In addition, the National Restaurant Association Educational Foundation awards the Foodservice Management Professional (FMP) designation, a voluntary certification to managers who meet the following criteria:

  • Have supervisory experience in food service
  • Have specialized training in food safety
  • Pass a multiple-choice exam

The certification attests to professional competence, particularly for managers who learned their skills on the job.

Important Qualities

Business skills. Food service managers, especially those who run their own restaurant, must understand all aspects of the restaurant business. They should know how to budget for supplies, set prices, and manage workers to ensure that the restaurant is profitable.

Communication skills. Food service managers must give clear orders to staff and be able to communicate effectively with employees and customers.

Customer-service skills. Food service managers must be courteous and attentive when dealing with patrons. Satisfying customers’ dining needs is critical to business success and ensures customer loyalty.

Detail oriented. Managers deal with many different types of activities. They ensure that there is enough food to serve to customers, they maintain financial records, and they ensure that the food meets health and safety standards.

Leadership skills. Managers must establish good working relationships to maintain a productive work environment. Carrying out this task may involve motivating workers and leading by example.

Organizational skills. Food service managers keep track of many different schedules, budgets, and staff. Their job becomes more complex as the size of the restaurant or food service facility increases.

Physical stamina. Managers, especially those who run their own restaurant, often work long shifts and sometimes spend entire evenings on their feet helping to serve customers.

Problem-solving skills. Managers need to be able to resolve personnel issues and customer-related problems.

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Average Salary
$44,159
Average Salary
Job Growth Rate
11%
Job Growth Rate
Job Openings
58,236
Job Openings

Food Service Manager Career Paths

Top Careers Before Food Service Manager

Top Careers After Food Service Manager

Manager
6.9 %

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Average Salary for a Food Service Manager

Food Service Managers in America make an average salary of $44,159 per year or $21 per hour. The top 10 percent makes over $61,000 per year, while the bottom 10 percent under $31,000 per year.
Average Salary
$44,159
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Best Paying Cities

City
ascdesc
Average Salarydesc
Edison, NJ
Salary Range58k - 91k$73k$73,324
New York, NY
Salary Range56k - 87k$70k$70,250
Washington, DC
Salary Range45k - 70k$57k$56,704
Boston, MA
Salary Range44k - 69k$56k$55,810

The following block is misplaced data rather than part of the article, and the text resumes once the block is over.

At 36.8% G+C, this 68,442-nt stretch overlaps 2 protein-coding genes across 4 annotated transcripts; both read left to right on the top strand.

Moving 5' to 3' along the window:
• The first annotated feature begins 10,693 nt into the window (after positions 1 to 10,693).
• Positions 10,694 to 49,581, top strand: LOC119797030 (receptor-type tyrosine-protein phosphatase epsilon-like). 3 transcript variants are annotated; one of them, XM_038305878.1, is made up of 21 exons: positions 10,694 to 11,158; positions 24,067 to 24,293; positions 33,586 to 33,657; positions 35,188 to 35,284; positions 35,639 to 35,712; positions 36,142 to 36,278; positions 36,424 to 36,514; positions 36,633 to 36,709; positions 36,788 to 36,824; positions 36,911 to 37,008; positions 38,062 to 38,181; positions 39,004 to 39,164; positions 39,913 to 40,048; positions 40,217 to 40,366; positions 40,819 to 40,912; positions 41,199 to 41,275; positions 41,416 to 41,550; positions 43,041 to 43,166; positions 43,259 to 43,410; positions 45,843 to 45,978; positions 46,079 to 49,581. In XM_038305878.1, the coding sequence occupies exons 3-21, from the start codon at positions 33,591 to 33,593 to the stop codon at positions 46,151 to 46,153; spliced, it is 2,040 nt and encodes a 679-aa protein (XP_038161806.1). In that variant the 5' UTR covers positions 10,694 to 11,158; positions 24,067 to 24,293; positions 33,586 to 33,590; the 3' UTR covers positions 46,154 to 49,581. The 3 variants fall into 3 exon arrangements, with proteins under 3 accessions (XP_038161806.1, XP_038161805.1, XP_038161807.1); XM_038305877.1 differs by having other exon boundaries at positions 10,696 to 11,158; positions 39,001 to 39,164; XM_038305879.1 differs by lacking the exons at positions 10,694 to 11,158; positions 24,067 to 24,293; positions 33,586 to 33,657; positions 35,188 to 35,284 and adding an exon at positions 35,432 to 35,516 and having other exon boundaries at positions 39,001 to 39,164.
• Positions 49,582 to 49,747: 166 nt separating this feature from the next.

Philadelphia, PA
Salary Range43k - 67k$54k$54,335
Baltimore, MD
Salary Range43k - 67k$54k$54,141
$24k
$91k

Recently Added Salaries

Job TitleCompanyascdescCompanyascdescStart DateascdescSalaryascdesc
Food Service Manager
Food Service Manager
Mother's Market & Kitchen
Mother's Market & Kitchen
05/31/2021
05/31/2021
$35,47905/31/2021
$35,479
Food Service Manager-at (9190)
Food Service Manager-at (9190)
Domino's
Domino's
05/30/2021
05/30/2021
$27,13105/30/2021
$27,131
Food Service Manager-(Plus Incentives) (7396)
Food Service Manager-(Plus Incentives) (7396)
Domino's
Domino's
05/30/2021
05/30/2021
$37,56605/30/2021
$37,566
Food Service Manager
Food Service Manager
Francis Tuttle Technology Ctr
Francis Tuttle Technology Ctr
05/30/2021
05/30/2021
$23,56705/30/2021
$23,567
Food Service Assistant Manager (9608)
Food Service Assistant Manager (9608)
Domino's
Domino's
05/30/2021
05/30/2021
$21,91405/30/2021
$21,914
See More Recent Salaries

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Food Service Manager Resumes

Designing and figuring out what to include on your resume can be tough, not to mention time-consuming. That's why we put together a guide that is designed to help you craft the perfect resume for becoming a Food Service Manager. If you're needing extra inspiration, take a look through our selection of templates that are specific to your job.

Learn How To Write a Food Service Manager Resume

At Zippia, we went through countless Food Service Manager resumes and compiled some information about how best to optimize them. Here are some suggestions based on what we found, divided by the individual sections of the resume itself.

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Food Service Manager Demographics

Gender

female

52.1 %

male

44.1 %

unknown

3.7 %

Ethnicity

White

62.0 %

Hispanic or Latino

16.2 %

Black or African American

11.0 %

Foreign Languages Spoken

Spanish

68.9 %

French

5.4 %

Italian

3.0 %
See More Demographics

Food Service Manager Education

Majors

Business
22.0 %

Degrees

Bachelors

33.8 %

Certificate

22.7 %

Associate

22.6 %

Top Colleges for Food Service Managers

1. Cornell University

Ithaca, NY • Private

In-State Tuition
$55,188
Enrollment
15,105

2. SUNY College of Technology at Delhi

Delhi, NY • Public